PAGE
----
Deal in good faith and respect all Nations. Cultivate peace and harmony with all. Religion and Morality require this conduct, and isn’t it true that good policy requires it also? It will be worthy of a free, enlightened, and soon a great nation, to give mankind the gracious and too novel example of a People always guided by justice and goodwill. Who can doubt that over time the fruits of such a plan will more than repay any short-term advantages that might be lost by always following such a plan? Can it be that Providence has not connected the permanent happiness of a Nation with its virtue? Every noble sentiment of human nature encourages us to try. Alas! do our vices prevent us from trying?

In following such a plan, nothing is more essential than avoiding permanent hatred against certain nations and passionate attachment to others. In place of them, just and friendly feelings towards all should be cultivated. The Nation that indulges habitual hatred or habitual fondness is to some degree a slave. It is a slave to its animosity or to its affection. Either of these feelings is sufficient to lead it astray from its duty or its interest. Hatred of one nation against another disposes each to more easily offer insult and injury, to take offence from little matters, and to be haughty and intractable when accidental or minor disputes occur, leading to frequent collisions, obstinate, venomous and bloody conflicts. The Nation motivated by ill-will and resentment sometimes pushes the Government to War, contrary to the best calculations of policy. The Government sometimes participates in the national fervor, and emotionally adopts what reason would reject. At other times, the Government makes the hatred of the Nation serve hostile projects instigated by pride, ambition, and other sinister and pernicious motives. The peace often, and sometimes perhaps the Liberty, of Nations has been the victim.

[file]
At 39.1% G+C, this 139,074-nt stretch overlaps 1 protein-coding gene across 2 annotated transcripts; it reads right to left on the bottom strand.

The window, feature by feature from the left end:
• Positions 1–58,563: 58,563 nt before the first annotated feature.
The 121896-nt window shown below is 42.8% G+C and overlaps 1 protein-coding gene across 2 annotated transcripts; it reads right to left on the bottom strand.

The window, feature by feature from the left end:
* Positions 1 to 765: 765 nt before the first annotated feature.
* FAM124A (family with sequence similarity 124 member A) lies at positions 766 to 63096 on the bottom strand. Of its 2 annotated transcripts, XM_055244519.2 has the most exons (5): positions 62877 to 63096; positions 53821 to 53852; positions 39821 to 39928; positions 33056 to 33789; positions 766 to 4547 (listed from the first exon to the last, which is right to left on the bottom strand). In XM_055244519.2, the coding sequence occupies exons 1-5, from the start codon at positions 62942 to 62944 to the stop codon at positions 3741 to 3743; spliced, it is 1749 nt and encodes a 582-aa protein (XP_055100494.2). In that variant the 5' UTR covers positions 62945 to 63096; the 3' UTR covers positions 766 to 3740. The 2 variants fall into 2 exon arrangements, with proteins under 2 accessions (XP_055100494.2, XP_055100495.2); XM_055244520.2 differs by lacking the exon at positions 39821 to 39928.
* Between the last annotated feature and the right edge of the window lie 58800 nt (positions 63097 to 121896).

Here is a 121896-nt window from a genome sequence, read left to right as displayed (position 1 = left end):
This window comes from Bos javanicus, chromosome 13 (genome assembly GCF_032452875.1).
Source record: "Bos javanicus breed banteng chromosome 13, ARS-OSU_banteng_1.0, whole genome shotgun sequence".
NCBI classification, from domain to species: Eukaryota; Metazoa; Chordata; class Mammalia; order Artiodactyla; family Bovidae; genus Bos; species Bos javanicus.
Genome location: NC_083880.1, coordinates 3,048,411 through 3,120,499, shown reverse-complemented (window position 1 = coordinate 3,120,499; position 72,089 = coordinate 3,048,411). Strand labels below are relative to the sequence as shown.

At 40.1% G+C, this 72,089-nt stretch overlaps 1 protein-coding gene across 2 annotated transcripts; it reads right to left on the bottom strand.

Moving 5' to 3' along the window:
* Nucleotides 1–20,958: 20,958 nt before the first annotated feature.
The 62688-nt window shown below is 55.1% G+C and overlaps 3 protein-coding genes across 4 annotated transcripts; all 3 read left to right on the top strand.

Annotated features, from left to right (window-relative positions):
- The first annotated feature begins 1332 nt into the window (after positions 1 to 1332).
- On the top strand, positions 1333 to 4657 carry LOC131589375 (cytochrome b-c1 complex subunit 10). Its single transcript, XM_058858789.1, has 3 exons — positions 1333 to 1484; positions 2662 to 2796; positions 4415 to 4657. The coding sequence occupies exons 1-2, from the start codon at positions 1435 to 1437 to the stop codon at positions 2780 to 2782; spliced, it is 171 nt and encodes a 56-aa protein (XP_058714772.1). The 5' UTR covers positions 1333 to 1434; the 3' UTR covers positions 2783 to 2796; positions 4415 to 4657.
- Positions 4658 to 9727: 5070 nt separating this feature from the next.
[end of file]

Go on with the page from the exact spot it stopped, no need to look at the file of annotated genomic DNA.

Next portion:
So too the passionate attachment of one Nation for another also produces a variety of evils. Sympathy for a favorite nation, implying an imaginary common interest where none exists, and transmitting the hatreds from one to the other, betrays the first into participating in the quarrels and wars of the second without reason or justification. It also leads to concessions to the favorite Nation that are denied to others. This is likely to doubly injure the Nation making the concessions by unnecessarily parting with what should be kept, by exciting jealousy, ill-will, and a tendency to retaliate in the parties that aren’t favored, and to give ambitious, corrupt, and deluded citizens (who devote themselves to the favorite Nation) the opportunity to betray or sacrifice their country’s own interest, without condemnation, and even sometimes with popularity. They are able to do this by gilding their devotion with the appearance of virtuous obligation, a commendable deference to public opinion, or a laudable enthusiasm for public good and the base or foolish compliance of ambition, corruption, or infatuation.

Such attachments are particularly alarming to the truly enlightened and independent Patriot because they serve as innumerable avenues to foreign influence. How many opportunities do they give to tamper with domestic factions, to practice the art of seduction, to mislead public opinion, and to influence and sway public discourse! The attachment of a small or weak nation to a great and powerful nation dooms the former to be the satellite of the later.